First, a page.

Exerpts from the
International Association of Scientologists
2003 Annual Report

Below are two sections of the 2003 annual report indicating that IAS provides financial support for Narconon. You can read the full report here. The phrase "LRH tech" refers to the "spiritual technology" developed by Scientology founder L. Ron Hubbard. The phrase "The Bridge" at the end refers to Scientology's "Bridge to Total Freedom". Narconon is viewed within Scientology as "the bridge to The Bridge", i.e., a recruiting tool for the church. And the "Say No to Drugs" booklets are promotional pieces for Narconon.

This past year has seen the opening of three monumental footholds in society: the Applied Scholastics Spanish Lake Campus, new headquarters for The Way to Happiness Foundation International and the Church of Scientology International European Office for Public Affairs and Human Rights. They join Narconon Arrowhead as the next flagship facilities from which LRH tech can emanate to free the world from immorality, illiteracy, drug abuse and injustice. Your support of the IAS Planetary Salvage Crusade makes these vital steps forward possible. What you see in this annual report is the result of your contributions and participation.


Handling the Scourge of Drugs

The first foothold to handle society's ruins to be funded by the US IAS Members' Trust was Narconon Arrowhead, launched on the threshold of the 2001 Wake-up Call. It addresses the planetary epidemic of drug abuse and is the engine to spread LRH's drug rehabilitation technology everywhere. Narconon Arrowhead is not only the largest Narconon residential drug rehabilitation facility in the world, but is the training ground where students can learn to deliver the tech and take it outwards. As the result of its establishment, the goal of widespread distribution of the tech is now being realized as graduates of the Narconon program and others looking for workable solutions to the drug problem open new Narconon centers across the planet.

One Narconon graduate, having conquered his own drug problem, trained at Arrowhead and then founded Narconon Stone Hawk, a 60,000 square foot facility located on 10 acres of land in Michigan. In Argentina, another team opened a Narconon facility outside of Buenos Aires. In Canada, Narconon Quebec has expanded from a drug education group to a full rehabilitation center. And the recently opened Narconon San Diego is already operating at capacity.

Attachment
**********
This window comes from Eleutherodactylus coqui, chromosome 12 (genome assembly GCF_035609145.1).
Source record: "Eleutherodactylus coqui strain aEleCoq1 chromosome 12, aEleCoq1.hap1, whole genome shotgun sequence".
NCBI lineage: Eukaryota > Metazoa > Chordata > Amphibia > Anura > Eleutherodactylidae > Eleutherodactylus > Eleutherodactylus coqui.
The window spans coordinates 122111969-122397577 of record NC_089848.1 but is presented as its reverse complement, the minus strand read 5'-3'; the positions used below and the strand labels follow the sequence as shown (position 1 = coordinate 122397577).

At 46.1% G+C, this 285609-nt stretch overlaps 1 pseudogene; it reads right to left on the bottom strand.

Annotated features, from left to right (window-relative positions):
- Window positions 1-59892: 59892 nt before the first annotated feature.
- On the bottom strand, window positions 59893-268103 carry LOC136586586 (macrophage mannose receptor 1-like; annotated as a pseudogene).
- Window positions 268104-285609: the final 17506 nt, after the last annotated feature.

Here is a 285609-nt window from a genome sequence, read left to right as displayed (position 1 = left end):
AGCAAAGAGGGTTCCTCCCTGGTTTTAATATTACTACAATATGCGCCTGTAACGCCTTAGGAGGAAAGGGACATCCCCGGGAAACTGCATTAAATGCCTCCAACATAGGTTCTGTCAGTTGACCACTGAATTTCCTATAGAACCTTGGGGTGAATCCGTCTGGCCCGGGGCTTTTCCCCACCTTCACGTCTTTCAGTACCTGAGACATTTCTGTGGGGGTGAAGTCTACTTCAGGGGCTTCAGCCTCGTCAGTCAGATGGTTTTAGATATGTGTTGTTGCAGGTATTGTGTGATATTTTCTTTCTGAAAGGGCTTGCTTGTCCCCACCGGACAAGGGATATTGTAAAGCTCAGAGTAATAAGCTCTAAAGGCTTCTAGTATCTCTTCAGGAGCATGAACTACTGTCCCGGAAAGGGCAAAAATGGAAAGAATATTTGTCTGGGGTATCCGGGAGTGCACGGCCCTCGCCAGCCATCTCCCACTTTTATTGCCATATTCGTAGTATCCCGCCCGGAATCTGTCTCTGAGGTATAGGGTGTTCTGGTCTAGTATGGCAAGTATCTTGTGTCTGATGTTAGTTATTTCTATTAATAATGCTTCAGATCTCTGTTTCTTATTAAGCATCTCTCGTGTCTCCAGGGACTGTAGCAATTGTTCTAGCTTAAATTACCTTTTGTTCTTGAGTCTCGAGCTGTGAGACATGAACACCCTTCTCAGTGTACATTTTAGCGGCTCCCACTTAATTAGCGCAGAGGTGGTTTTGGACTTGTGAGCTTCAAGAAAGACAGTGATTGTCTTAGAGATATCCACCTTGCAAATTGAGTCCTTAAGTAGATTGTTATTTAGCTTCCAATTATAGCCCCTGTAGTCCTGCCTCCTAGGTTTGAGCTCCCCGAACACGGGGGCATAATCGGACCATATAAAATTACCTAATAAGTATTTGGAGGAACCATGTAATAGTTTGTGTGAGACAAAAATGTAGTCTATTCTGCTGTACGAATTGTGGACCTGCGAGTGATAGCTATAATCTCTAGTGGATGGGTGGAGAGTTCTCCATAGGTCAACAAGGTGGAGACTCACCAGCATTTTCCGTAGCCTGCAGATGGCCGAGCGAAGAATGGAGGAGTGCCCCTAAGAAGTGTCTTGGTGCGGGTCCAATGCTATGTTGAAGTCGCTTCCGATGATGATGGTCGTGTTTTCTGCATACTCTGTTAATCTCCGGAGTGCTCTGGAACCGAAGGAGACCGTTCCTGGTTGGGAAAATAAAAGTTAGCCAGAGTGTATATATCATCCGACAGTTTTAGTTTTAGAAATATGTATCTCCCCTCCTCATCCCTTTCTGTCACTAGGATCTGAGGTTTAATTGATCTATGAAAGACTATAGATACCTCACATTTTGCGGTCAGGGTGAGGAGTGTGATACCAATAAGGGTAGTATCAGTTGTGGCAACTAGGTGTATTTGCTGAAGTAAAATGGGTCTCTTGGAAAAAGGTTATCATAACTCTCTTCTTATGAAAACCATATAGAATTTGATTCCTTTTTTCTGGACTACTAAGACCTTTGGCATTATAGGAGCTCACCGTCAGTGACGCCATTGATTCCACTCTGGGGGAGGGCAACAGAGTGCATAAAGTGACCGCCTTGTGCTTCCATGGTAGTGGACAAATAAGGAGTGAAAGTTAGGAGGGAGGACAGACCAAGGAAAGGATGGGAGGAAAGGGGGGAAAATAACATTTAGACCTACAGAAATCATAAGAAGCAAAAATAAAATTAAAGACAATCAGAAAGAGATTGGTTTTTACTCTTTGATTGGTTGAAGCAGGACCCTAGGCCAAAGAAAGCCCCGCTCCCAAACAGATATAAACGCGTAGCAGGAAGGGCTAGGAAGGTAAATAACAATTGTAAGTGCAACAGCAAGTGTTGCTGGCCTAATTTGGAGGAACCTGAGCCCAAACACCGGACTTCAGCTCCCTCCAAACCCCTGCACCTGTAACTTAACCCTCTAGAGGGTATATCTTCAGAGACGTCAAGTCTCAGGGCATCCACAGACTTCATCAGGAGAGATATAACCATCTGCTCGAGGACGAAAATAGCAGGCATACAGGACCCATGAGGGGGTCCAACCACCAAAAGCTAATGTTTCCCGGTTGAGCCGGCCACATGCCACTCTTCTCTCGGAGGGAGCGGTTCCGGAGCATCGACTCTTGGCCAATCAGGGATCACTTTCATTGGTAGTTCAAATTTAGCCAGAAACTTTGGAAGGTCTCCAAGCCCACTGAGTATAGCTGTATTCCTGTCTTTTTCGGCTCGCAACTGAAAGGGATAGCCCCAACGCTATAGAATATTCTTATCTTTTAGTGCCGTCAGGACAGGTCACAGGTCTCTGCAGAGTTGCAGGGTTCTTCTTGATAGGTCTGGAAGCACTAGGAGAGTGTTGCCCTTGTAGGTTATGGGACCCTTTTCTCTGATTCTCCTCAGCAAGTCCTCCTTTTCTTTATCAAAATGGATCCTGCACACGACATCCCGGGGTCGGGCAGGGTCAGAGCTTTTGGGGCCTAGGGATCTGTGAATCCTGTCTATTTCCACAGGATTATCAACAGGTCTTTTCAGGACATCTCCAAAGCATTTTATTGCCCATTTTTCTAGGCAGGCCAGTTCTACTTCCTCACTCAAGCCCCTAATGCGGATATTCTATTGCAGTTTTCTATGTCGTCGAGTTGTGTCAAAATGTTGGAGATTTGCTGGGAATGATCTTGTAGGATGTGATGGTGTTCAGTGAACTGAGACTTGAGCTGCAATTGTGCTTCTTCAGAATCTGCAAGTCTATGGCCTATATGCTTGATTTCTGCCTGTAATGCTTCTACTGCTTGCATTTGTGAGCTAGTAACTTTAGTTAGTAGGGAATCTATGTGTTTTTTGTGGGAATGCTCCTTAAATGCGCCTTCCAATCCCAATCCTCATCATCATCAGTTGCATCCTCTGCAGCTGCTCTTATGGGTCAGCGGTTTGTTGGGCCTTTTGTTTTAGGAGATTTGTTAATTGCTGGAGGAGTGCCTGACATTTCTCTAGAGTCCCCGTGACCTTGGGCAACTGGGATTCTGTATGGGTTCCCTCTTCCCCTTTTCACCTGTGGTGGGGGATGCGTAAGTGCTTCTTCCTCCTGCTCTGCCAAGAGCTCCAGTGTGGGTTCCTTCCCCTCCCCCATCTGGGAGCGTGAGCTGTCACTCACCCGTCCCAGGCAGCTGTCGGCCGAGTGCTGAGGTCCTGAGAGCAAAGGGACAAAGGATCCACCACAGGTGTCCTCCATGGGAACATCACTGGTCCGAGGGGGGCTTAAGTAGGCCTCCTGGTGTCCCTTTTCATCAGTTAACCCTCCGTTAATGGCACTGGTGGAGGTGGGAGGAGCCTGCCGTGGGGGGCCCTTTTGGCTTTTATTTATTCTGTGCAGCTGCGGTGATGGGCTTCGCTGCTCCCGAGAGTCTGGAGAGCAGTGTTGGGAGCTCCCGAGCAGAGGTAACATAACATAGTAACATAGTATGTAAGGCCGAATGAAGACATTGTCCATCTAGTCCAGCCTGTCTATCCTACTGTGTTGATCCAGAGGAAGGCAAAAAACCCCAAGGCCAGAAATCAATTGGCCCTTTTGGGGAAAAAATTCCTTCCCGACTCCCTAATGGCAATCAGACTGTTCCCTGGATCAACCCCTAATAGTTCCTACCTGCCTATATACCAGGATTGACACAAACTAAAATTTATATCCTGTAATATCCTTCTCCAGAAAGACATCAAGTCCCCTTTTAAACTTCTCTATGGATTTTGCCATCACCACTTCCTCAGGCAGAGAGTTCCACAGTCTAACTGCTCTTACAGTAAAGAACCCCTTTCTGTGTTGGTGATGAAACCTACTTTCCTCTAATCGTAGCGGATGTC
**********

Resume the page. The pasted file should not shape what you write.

Pakistan's Anti-Narcotics Force is now training for their first Narconon center and the Philippines Drug Enforcement Agency has requested and started receiving training for their police officers and drug rehab professionals. And in Shanghai, Narconon representatives have arrived to train 53 drug education teachers for the opening of the first Narconon center in China.

Others already in the drug rehabilitation field are also turning to Narconon for a program that gets results. An Idaho couple who had run a treatment center were tired of the failed programs they had seen and used. In Narconon they found the answer and after training at Arrowhead they re-opened their center this year under a different banner: the new Narconon Idaho.

The Narconon network now operates in 37 nations, comprised of rehabilitation centers, drug education groups and First Step Programs. A new rehabilitation facility opens approximately every eight weeks.

But the ultimate story can only be told in lives saved. In the last year, those emerging drug-free from Narconon centers worldwide has been five times any previous year.

IAS-Funded Anti-Drug Booklets Distributed to Millions.

Europe is plagued by drugs and surveys across the continent show a vast majority of Europeans consider drugs to be the biggest scourge in society. Drugs block spiritual advance and release, and for this reason the IAS has provided grants to the Church of Scientology for the European anti-drug program. Since the beginning of 2001, millions have been reached by the message "Say No to Drugs." Key to this has been the series of booklets on the dangers of cocaine, ecstasy, heroin and marijuana, and to help parents communicate to their children about drugs. Since this program began, thousands of posters, radio messages and billboards, more than seven million booklets and nearly forty million Say No to Drugs fliers have taken the message to people across Europe.

Each week, requests for the booklets pour in from schools, store owners, parents, police, government officials, youth offices and clubs, corporations and doctors. They acknowledge the effectiveness of the booklets and wish to use them and pass them on to others to help get them to stop taking drugs - or prevent them from starting. The booklets are literally saving lives. For example in France, a mother called asking for help with her 11 year old son who was smoking marijuana. She was sent a copy of the Parental Guide booklet and when she later called back it was to say that she had used the data in it and that her son had stopped smoking marijuana and was now doing well in school. Then, in Birmingham, a man who had been on heroin for ten years came into the Church after having received one of the booklets, did the Purification Rundown and is now progressing up The Bridge.

Dave Touretzky
Last modified: Tue Jan 6 19:21:52 EST 2004